Guest poem submitted by Aseem Kaul:
(Poem #1740) Covering Two Years
This nothingness that feeds upon itself: Pencils that turn to water in the hand, Parts of a sentence, hanging in the air, Thoughts breaking in the mind like glass, Blank sheets of paper that reflect the world Whitened the world that I was silenced by. There were two years of that. Slowly, Whatever splits, dissevers, cuts, cracks, ravels, or divides To bring me to that diet of corrossion, burned And flickered to its terminal. - Now in an older hand I write my name. Now with a voice grown unfamiliar, I speak to silences of altered rooms, Shaken by knowledge of recurrence and return.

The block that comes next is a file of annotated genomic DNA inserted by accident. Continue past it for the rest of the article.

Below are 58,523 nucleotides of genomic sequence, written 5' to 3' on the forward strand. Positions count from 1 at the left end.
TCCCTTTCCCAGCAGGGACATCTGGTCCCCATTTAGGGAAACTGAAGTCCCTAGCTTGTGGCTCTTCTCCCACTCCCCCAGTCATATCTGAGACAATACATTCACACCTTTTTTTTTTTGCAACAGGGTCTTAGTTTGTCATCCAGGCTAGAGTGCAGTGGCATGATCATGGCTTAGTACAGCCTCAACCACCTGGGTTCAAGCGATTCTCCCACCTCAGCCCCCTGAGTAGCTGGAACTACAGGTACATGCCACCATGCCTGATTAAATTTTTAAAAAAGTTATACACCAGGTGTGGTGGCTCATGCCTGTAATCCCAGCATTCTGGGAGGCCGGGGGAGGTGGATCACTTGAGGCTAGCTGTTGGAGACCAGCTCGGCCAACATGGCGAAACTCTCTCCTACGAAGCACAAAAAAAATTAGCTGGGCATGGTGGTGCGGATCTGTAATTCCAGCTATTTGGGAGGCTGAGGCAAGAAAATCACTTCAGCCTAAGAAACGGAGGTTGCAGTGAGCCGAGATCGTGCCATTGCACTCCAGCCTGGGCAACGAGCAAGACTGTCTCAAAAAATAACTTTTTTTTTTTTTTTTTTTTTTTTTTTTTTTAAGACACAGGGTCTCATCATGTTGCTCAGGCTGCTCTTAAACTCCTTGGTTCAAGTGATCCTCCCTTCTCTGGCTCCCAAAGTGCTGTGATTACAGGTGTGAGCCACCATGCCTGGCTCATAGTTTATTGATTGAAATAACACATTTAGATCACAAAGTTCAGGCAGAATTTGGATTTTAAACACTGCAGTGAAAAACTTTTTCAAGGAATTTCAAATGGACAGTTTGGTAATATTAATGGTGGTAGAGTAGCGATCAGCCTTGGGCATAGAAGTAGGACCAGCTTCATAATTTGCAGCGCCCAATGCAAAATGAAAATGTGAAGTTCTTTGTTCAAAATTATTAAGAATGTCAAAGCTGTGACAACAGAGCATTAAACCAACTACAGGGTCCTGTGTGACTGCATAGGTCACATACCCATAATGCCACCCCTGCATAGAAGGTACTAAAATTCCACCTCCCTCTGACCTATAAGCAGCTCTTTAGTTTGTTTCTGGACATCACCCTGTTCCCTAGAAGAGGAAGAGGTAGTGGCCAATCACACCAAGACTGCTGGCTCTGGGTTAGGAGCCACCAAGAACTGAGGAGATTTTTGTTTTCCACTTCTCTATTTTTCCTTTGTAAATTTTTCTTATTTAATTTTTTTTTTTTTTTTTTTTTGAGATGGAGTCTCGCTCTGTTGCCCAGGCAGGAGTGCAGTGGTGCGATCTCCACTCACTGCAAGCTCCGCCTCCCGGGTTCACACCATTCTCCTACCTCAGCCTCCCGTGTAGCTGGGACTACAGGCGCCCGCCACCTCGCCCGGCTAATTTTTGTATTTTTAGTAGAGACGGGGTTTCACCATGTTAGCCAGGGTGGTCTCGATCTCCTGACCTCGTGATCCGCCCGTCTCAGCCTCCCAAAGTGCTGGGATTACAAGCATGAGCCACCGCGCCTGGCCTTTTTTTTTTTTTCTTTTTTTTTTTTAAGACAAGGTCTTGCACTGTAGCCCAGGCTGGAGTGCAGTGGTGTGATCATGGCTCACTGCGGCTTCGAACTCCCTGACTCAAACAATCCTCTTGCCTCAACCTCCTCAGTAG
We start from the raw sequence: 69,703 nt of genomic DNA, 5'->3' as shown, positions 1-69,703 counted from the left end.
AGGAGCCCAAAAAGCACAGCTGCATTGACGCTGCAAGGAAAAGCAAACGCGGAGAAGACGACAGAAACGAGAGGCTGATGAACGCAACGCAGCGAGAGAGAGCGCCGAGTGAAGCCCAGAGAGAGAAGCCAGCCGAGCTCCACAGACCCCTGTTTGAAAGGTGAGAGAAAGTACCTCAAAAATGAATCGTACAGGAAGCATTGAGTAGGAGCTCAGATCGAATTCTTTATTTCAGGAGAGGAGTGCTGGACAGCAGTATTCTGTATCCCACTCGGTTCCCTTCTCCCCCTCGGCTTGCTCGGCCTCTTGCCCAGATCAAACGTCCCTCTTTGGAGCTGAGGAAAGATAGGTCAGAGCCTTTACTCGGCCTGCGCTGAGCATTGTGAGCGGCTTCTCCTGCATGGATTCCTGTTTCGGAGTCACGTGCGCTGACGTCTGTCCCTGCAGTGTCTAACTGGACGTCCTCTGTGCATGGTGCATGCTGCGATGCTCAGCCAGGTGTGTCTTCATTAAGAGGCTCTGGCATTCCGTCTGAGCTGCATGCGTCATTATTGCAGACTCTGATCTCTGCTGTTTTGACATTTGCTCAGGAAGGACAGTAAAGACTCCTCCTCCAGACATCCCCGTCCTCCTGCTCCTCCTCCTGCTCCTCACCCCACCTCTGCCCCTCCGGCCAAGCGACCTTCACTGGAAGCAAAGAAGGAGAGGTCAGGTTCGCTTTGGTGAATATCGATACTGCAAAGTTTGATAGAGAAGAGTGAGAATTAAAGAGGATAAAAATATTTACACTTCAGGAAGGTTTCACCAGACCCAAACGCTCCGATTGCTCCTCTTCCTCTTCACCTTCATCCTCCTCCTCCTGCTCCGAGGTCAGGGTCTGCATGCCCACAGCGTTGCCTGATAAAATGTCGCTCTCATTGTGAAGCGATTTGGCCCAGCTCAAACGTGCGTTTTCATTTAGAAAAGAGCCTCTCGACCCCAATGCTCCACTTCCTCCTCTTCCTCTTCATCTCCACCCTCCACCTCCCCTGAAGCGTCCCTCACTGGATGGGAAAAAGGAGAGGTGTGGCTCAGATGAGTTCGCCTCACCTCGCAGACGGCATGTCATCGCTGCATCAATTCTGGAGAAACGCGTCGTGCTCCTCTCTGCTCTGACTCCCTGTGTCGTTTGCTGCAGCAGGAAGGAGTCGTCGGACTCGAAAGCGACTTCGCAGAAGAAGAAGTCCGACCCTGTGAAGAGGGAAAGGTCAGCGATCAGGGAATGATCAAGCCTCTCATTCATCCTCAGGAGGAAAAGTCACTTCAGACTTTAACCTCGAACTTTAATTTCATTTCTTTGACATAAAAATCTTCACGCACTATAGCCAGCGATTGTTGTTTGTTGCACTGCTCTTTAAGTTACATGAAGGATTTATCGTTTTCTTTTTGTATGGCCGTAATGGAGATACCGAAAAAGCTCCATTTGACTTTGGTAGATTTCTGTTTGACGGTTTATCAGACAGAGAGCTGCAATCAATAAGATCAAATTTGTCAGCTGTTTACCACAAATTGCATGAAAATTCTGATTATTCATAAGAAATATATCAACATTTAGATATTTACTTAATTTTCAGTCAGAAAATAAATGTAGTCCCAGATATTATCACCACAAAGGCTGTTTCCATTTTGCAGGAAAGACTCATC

A month ago, I'd never heard of Weldon Kees. Then Anthony Lane wrote an article about him in the New Yorker  and I went out and got Kees' collected poems from the library and before I knew it another poet had been added to my ever-growing list of American Greats (and to my order list at Amazon, sigh!). The truth is, Kees is not really one poet - he's two. The younger Kees is a clever enough poet, a product of his time, writing poems filled with wit and intelligence that impress you with their craft but don't necessarily move you. There are some beautiful images here, some truly skilled writing ("Distance upon distance, cloud on cloud, / Crayons of smoke that sketch blue sky / With gray appeals." - Two Cities; or check out, if you can a poem called Early Winter), his poems have an air of meticulous observation about them, of quiet detail which make them a rewarding read. But there's something disconnected about these poems, as if they do not really touch Kees' heart. Plus there's the Eliot influence which shows through clearly, and is certainly not compatible with Kees' own style - in trying to emulate his masters, Kees does himself a grave disservice. If you're a form buff though you might really enjoy these poems - Kees writes some of the most skilled sestinas I've ever read, and there are a couple of villanelles in there as well. But it's the later Kees that I truly fell in love with. There are glimpses of this side of Kees in The Fall of the Magicians, but it's only in the poems he wrote in the early 1950's (Poems 1947 - 1954) and in particular in his uncollected poems that this side of him comes alive. The poems from this period are premonitions of Lowell, even of Plath. Kees writes like a man trying to fight off his demons with the aid of poetry; there is a note of authentic despair in his voice (even though he struggles to maintain a distant, almost academic tone) that gives these poems a sense of deep autumnal urgency. Today's poem is a good example of this - there are some beautiful lines here ("Blank sheets of paper that reflect the world / Whitened the world I was silenced by") but what really makes this poem work is the sense of defeat and dread: the first stanza paralysed and helpless, the second at once a revival and a surrender, a portrait of a man granted a small reprieve, but faced (as the last line tells us) with the inevitable return of his depression. Any man who can dismiss two years of his life in half a line ("There were two years of that.") is a poet: brave, precise and true. Aseem  You can read Lane's article at: http://www.newyorker.com/critics/atlarge/articles/050704crat_atlarge There's also a biography of Kees at: http://mockingbird.creighton.edu/NCW/kees.htm And a selection of his poems at: [broken link] http://www.poemhunter.com/weldon-kees/poet-9071/